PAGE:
Since the barn was open, it seemed likely that Gustovson was doing some work out there. He made his way across the compound slowly and carefully. Abruptly, something seemed to click in his head. The man's warning seemed to replay in his head. He stopped and looked around.
He was completely out in the open. He turned to jog back to his cruiser when the first shot rang out. He felt a burning pain in his shoulder as he spun and fell to the ground. There were two more shots, both missed but kicked up rocks and dust from the ground into his face. He pulled his gun from its holster, but couldn't open his eyes enough to see a target.
He blinked a few times and made out the vague shape of his cruiser. He struggled to his knees, hoping to make a dash behind the cover of the steel and glass. Too late, he heard the pounding steps behind him. To late, he tried to spin himself to aim his service revolver. He felt a numbing pain in his head as the rifle butt came down on his skull.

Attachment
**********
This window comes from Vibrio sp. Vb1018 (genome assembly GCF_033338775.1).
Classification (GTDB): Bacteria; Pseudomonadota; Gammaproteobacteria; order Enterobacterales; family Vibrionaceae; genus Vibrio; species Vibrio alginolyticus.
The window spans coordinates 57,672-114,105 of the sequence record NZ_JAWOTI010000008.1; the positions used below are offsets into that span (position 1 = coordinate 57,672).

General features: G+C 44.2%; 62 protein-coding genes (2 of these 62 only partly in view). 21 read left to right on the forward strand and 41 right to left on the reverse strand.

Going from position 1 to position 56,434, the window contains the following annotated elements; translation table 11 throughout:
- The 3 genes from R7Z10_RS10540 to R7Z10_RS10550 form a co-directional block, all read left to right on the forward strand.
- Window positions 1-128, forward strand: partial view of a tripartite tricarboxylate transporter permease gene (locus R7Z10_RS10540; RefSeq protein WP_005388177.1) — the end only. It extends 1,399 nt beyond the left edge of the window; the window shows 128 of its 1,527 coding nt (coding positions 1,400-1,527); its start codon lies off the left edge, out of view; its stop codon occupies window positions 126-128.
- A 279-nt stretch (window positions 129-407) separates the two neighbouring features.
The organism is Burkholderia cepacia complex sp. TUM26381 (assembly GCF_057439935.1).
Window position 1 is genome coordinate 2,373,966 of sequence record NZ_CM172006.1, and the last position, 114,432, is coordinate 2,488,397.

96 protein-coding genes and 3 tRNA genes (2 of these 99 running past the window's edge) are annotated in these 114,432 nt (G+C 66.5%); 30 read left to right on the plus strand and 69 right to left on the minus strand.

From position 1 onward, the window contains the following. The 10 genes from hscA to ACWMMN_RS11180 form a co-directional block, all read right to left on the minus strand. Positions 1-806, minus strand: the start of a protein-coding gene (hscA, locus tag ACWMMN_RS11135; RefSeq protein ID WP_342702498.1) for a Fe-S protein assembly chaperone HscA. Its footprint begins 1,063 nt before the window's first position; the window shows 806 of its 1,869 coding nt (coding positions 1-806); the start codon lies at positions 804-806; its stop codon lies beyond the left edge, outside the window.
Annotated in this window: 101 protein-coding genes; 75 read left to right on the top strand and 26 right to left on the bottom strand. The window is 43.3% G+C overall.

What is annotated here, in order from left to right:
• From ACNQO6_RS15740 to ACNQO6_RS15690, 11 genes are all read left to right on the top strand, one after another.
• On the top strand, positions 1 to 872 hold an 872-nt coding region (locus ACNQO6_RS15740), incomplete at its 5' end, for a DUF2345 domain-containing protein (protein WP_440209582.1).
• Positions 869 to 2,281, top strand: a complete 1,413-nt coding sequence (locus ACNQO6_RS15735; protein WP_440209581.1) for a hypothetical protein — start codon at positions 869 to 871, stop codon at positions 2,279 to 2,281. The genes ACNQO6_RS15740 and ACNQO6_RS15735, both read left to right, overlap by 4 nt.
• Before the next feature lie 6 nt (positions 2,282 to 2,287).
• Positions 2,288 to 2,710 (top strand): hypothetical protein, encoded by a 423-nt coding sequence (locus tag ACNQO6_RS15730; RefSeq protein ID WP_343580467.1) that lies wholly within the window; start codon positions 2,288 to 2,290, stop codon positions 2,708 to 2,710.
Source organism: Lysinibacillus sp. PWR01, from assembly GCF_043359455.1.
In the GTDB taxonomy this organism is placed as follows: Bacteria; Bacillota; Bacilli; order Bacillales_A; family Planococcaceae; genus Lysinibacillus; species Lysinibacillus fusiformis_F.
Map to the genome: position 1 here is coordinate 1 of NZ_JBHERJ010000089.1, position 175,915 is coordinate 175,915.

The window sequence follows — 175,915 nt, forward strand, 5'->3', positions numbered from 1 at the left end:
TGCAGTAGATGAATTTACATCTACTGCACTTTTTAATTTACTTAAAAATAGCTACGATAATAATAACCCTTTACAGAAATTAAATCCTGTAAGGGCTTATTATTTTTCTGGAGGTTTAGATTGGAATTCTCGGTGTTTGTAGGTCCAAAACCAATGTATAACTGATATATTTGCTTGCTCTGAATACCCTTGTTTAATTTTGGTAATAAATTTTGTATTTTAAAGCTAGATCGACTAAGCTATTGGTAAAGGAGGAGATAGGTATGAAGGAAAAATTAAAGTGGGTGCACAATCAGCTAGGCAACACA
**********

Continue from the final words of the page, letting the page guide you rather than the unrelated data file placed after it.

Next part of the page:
Stunned, he rolled to his back. There was another kick, this time at his hand. He didn't see it, but knew that his revolver was gone. Blinking as he looked at the bright afternoon sky, he saw the form of the middle aged man dressed in military fatigues.
"Who sent you?" shouted Gustovson. Knox tried to open his mouth and speak, but didn't get the chance. "You're trespassing, Knox! That's a serious offence against the People of the United States!"
Knox grunted, "Please. I came here to talk to you..."
He felt another kick in the ribs. "Liar! Who was it? Smyth? Ricks? The government? Who, goddamnit, or I swear, so help me God, I'll blow your head off right here!"
Knox found himself looking straight down the barrel of a 30-06. Through his teary eyes he saw the wild look in the eyes of the man he had always thought of as a harmless nutcase. He felt the blood flowing out of his shoulder, and realized with a sinking feeling that he wouldn't survive regardless of what Gustovson did now.
A new hand fell on the rifle. Abruptly, it was wrenched from his view. A quiet, cold voice said, "That is enough. I can't stand aside any more."